Congenital Hyperinsulinism (CHI) in general:



  • PHHI (persistent hyperinsulinemic hypoglycemia of infancy)
  • PNHH (persistent neonatal hyperinsulinemic hypoglycemia)
  • Nesidioblastosis (outdated term for CHI)

The term “congenital hyperinsulinism” (=CHI) covers various disorders that result in uncontrolled, recurring, excessive insulin secretion. Insulin release in healthy individuals is governed by prevailing blood sugar (=glucose) levels. When blood glucose is low (=hypoglycemia), insulin release from ᵦ-cells in the pancreas is turned off. In hypoglycemia, another pancreatic hormone, glucagon, the adrenal hormones cortisol and adrenalin, as well as growth hormones are released and liberate glucose from reserves stored in the body. Glucose is an important energy source for the brain, but nearly all tissues can use it. Insulin builds up the liver’s store of glucose (=glycogen) and at the same time prevents glucose release. Additional important energy sources are fatty acids, triglycerides, ketone bodies (acetone, beta-hydrobutyric acid, acetoacetic acid) and amino acids (= protein building blocks).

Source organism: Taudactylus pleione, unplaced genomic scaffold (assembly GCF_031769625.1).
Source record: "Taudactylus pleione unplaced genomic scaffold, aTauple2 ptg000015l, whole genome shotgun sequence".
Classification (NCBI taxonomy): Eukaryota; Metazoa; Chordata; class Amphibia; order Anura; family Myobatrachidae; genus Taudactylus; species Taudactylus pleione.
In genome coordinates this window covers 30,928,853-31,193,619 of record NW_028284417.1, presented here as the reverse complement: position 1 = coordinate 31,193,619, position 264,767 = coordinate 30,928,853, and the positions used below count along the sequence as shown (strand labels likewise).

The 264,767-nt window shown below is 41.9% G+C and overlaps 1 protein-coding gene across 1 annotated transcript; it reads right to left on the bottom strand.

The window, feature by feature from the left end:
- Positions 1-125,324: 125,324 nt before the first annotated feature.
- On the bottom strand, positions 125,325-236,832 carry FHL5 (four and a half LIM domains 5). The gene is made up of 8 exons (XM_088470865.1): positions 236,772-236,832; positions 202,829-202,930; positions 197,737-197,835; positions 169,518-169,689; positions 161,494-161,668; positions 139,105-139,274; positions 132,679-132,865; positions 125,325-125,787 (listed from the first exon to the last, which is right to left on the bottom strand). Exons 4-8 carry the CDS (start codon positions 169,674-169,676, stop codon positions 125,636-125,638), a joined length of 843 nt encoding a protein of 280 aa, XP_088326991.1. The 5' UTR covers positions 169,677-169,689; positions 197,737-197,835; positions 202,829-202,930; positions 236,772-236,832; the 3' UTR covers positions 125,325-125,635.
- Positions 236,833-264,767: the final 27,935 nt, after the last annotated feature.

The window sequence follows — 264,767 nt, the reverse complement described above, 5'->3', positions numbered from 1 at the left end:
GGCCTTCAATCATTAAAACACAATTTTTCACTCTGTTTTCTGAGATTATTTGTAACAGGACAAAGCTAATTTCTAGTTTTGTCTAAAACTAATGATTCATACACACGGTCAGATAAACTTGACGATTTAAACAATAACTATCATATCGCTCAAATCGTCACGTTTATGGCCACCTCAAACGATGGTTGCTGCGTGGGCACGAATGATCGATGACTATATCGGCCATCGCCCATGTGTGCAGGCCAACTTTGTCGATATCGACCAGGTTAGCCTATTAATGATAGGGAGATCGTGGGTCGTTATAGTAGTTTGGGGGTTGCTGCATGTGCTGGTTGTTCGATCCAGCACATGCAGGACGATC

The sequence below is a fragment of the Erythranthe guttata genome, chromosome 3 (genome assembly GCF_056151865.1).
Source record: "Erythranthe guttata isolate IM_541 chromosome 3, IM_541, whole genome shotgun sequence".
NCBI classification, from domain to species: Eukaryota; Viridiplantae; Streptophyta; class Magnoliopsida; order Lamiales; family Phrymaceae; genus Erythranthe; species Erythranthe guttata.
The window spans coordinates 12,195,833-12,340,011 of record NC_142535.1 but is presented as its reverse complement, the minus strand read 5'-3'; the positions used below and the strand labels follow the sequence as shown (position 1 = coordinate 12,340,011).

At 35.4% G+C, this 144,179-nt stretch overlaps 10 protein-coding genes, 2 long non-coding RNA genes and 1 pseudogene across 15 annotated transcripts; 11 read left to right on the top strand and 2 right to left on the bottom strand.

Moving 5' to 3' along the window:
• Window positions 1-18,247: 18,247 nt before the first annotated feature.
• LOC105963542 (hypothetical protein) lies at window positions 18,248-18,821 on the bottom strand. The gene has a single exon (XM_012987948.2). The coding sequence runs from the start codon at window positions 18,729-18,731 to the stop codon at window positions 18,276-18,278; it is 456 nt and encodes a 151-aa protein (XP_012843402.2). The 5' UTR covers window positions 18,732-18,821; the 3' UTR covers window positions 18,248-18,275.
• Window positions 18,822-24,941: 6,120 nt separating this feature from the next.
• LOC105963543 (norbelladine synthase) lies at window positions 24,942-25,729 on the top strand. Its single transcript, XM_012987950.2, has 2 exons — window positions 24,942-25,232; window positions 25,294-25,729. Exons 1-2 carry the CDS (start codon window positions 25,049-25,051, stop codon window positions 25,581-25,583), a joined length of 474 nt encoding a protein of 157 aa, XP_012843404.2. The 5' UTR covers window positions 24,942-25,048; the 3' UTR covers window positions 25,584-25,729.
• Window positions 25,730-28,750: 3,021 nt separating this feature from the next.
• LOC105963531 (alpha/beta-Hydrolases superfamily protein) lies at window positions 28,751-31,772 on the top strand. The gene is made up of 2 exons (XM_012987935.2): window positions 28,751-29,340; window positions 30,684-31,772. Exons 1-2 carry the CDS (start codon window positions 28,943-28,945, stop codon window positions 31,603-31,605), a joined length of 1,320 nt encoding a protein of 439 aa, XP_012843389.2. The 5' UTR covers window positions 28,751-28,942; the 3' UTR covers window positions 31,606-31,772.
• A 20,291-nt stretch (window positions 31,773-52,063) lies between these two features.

A number of very different illnesses can lead to hypoglycemia. Besides hyperinsulinism, these include disruptions in the breakdown of fatty acids and amino acids, in energy reserve storage or hormones that cause a rise in blood glucose.

Congenital hyperinsulinism therefore is an umbrella term for:

  • defective regulation of insulin secretion
  • excess concentration of insulin in relation to glucose levels
  • recurring hypoglycemias


A variety of genetic defects stemming from differing hereditary patterns may be underlying causes.

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